Ever since I upgraded to LR4, I've noticed severe banding/posterization in the shadow areas when using the graduated filter with reduced exposure or using the vignette to on Amount -100.
I previously used these tools in LR3 to create fade to black areas in my shots, but have noticed that now, instead of a nice smooth gradient, I get a hard black edge, with a green band stippled into the black before returning to (in this particular case) a grey backdrop rather than a smooth transition from black (like I used to get with LR3).
Initially I thought it was my GFX card as my main one died and I temporarily replaced it with an older card. However, I recently purchased an Nvidia GEForce 630 as a replacement and it's still an issue. I also exported a file and viewed it on my partner's HP latop and the issue was still there.
I googled LR4 shadow banding to try and find answers but didn't have much luck. Is any one else experiencing this issue, or do I just have some sort anomoly?
Windows 7 64bit
Dell 2408 WFP monitor
Spyder 3 Calibration
Any help would be appreciated as at this point I'm not sure whether it's something with my system or LR4.
Thanks in advance.
I've tried the extreme settings shown below on RAW images from a Panasonic Lumix LX-5 and a Nikon D80 and have not had the same issues.
These files are from RAW files from a Nikon D300. I've been using the profile 'Camera Neutral' for years as I really like the look, but have found that switching to 'ACR 4.4' improves things somewhat, though the issue is still present.
This first image is with vignetting applied at -100 in Highlight Priority mode and Feathering at 100. What I'm seeing is a very defined edge where the colour drops off to black. There is blue banding where it drops off and there is a stippled effect by that. I find it particularly noticable on the hill on the bottom left of the shot.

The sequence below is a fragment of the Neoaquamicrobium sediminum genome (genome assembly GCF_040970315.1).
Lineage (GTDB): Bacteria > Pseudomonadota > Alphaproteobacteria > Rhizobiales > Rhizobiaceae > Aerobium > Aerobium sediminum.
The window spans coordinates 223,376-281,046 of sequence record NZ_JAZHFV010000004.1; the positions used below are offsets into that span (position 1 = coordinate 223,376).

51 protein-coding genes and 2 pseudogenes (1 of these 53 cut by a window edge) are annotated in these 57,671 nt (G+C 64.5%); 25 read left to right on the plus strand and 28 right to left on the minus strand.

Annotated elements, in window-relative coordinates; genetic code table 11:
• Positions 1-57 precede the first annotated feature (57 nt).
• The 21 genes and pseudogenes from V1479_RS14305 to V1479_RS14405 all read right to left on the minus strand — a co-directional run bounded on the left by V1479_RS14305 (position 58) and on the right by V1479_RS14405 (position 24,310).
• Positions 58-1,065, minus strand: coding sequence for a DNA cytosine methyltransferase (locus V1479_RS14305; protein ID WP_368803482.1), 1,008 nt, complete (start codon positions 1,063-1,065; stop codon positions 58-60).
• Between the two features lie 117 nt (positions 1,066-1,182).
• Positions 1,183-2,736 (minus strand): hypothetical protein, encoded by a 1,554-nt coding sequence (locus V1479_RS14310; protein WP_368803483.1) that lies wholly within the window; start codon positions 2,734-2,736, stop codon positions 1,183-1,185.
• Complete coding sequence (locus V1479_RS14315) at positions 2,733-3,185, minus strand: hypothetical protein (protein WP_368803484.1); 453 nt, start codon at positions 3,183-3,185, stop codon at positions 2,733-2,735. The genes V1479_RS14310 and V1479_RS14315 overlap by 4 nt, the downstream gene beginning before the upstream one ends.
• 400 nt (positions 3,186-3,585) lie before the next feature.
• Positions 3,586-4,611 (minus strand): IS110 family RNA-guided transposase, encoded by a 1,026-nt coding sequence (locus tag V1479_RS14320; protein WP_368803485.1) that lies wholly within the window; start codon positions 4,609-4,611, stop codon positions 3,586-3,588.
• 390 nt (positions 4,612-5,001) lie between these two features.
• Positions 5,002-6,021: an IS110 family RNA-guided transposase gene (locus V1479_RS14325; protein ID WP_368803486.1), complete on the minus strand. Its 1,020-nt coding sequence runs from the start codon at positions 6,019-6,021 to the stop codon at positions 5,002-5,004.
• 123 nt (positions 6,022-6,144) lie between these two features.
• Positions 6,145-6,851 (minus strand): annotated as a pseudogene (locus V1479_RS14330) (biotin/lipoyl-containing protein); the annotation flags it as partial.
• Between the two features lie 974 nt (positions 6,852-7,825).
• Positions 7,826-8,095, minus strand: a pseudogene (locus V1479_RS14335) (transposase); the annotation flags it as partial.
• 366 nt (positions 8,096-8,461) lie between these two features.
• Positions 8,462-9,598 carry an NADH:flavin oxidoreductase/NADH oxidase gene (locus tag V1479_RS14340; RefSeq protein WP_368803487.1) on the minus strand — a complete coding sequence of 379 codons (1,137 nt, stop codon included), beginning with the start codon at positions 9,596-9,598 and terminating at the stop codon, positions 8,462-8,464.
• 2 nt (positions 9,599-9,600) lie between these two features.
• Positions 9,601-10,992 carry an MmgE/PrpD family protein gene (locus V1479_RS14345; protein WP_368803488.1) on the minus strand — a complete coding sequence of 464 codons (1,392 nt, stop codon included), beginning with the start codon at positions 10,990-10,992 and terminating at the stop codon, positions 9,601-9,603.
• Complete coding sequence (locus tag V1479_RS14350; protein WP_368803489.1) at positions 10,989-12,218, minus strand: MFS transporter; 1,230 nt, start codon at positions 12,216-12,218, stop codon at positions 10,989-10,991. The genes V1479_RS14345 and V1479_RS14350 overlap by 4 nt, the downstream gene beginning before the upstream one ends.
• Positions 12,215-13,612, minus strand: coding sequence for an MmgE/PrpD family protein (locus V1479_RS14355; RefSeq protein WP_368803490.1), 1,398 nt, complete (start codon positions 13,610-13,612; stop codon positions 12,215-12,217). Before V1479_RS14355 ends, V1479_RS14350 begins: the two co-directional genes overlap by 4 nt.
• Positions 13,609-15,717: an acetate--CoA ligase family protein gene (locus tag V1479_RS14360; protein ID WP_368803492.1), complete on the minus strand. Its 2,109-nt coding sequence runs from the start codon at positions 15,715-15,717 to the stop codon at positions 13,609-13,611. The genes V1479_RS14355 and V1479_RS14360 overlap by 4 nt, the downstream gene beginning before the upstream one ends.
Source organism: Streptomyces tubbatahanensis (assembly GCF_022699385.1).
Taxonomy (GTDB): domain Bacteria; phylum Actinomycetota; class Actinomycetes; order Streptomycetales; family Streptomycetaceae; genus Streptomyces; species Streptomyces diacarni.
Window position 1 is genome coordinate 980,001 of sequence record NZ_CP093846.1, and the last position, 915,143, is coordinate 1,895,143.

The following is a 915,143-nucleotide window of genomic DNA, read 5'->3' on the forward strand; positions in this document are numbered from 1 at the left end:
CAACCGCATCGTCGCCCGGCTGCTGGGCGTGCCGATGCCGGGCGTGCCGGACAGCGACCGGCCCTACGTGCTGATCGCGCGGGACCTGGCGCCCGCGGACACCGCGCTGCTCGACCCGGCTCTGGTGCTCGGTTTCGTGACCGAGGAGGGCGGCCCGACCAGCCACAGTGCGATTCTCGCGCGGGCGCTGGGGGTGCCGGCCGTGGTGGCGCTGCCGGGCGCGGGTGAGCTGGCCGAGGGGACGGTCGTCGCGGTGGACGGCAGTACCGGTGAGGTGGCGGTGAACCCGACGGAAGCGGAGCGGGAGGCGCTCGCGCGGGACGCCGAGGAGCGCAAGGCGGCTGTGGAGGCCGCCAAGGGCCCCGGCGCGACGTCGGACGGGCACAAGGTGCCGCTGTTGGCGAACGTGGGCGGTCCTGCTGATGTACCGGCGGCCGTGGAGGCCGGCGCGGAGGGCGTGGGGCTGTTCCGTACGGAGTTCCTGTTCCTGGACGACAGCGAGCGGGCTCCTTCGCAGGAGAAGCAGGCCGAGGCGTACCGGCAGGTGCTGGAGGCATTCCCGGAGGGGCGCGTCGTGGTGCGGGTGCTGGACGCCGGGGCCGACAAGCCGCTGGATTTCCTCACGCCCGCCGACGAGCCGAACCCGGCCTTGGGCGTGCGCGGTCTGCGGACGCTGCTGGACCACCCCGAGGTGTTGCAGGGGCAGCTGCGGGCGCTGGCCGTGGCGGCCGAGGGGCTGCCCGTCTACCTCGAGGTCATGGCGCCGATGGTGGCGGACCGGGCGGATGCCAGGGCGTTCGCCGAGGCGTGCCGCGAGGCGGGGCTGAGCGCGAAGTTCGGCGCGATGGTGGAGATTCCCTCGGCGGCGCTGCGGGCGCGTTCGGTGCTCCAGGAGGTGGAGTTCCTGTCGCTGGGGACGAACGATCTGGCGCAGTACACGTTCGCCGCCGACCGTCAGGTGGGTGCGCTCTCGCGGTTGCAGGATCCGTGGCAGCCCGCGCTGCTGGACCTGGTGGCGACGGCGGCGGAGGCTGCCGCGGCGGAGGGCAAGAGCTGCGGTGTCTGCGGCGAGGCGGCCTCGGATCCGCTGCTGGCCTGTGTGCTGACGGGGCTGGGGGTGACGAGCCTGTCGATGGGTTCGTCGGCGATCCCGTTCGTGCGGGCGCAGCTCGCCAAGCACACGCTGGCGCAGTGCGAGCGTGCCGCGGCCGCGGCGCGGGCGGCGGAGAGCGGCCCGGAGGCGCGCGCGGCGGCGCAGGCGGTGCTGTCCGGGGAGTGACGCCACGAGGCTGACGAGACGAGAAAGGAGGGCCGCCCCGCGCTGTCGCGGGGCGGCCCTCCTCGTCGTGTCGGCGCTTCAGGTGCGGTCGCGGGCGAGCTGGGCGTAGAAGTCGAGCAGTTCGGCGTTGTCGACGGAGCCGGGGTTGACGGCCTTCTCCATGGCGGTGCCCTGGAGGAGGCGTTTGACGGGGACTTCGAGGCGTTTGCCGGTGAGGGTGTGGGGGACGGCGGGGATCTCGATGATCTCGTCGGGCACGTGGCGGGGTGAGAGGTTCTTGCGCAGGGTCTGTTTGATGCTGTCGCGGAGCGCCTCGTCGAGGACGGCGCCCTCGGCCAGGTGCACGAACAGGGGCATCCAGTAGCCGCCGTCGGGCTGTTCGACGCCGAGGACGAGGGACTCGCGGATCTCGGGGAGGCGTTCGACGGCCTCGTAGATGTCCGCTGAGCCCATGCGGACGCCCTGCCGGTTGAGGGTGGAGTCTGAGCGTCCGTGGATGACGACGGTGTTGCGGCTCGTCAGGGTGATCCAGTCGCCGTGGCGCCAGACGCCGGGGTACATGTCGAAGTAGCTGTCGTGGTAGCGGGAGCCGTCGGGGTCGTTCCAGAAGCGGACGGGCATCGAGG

In the second image, I've applied a gradient filter over a gradient filter (the second one was to make the top half of the sky more dramatic). I've exagerated the settings to illustrate my issue. What I see here is severe areas of black in the clouds, surrounded by blue banding and that stippled effect again.
Hope these help.
I've been using the profile 'Camera Neutral' for years as I really like the look
I remember early v1 profiles for some Nikon to have some problems in
the shadows. The are v4 profiles for the D300 in Lightroom 4 — try
Ahh, I hadn't seen those (just didn't see the wood for the trees)!
Switching to Camera Neutral V4 helps immensely, so thank you.
However, there is still some banding there. Workable for now I guess.
There is an issue with the 'local tools' in that they are applied before the global tools, which can reduce dynamic range in the highlight and shadow areas. This may also be the case for the Post-Crop Vignetting tool, but I haven't tested it.
Why it only shows up with certain cameras is probably due to the available dynamic range in the individual raw image files.
Another possible issue that could be contributing to the "banding" artifacts is your Dell 2408WFP wide gamut monitor. Using a wide gamut monitor with 24 bit display data stretches the available gradations (16,777,216 colors) over a wider range, and provides less smoothness (i.e. banding). Many wide gamut monitor users will argue that this is NOT the case for them and that may be true. But anytime you use "extreme settings" in LR (100% settings, two graduated filters/spot tools) you're setting up a situation where banding may become visible. Try exporting an image with banding using TIFF, ProPhoto RGB profile, and 16 bit data, and then view it on another system equipped with a standard gamut display. You can also download this Ramp test file from AMD's site, import it into LR, and see if you have visible banding:
Photoshop supports a full 30 bit display data path when using a 30 bit graphics card, but Lightroom only supports 24 bit display data.
In short you have multiple things in LR that may be causing the artifacts you are seeing. My best advice is to use the global controls more heavily (Highlights, Shadows) and lighten up on the locals, since they can reduce the dynamic range in your image.
Then what you are seeing is "stair-stepping" or "posterization" due to LR's 24 bit display output to your wide gamut 30 bit display. It's one of the shortcomings of using a 30 bit display with applications that only support a 24 bit display data path.
The same thing can occur with standard gamut sRGB images as explained at the above link.
The banding most likely will not appear in exported sRGB profile output files or in actual prints. If it does you can minimize the banding by adding noise using the LR Grain tool, or in PS using 'Add Noise.' Sometimes lowering saturation and/or contrast in the affected areas with the Graduated filter and/or Spot tools will reduce banding as well.
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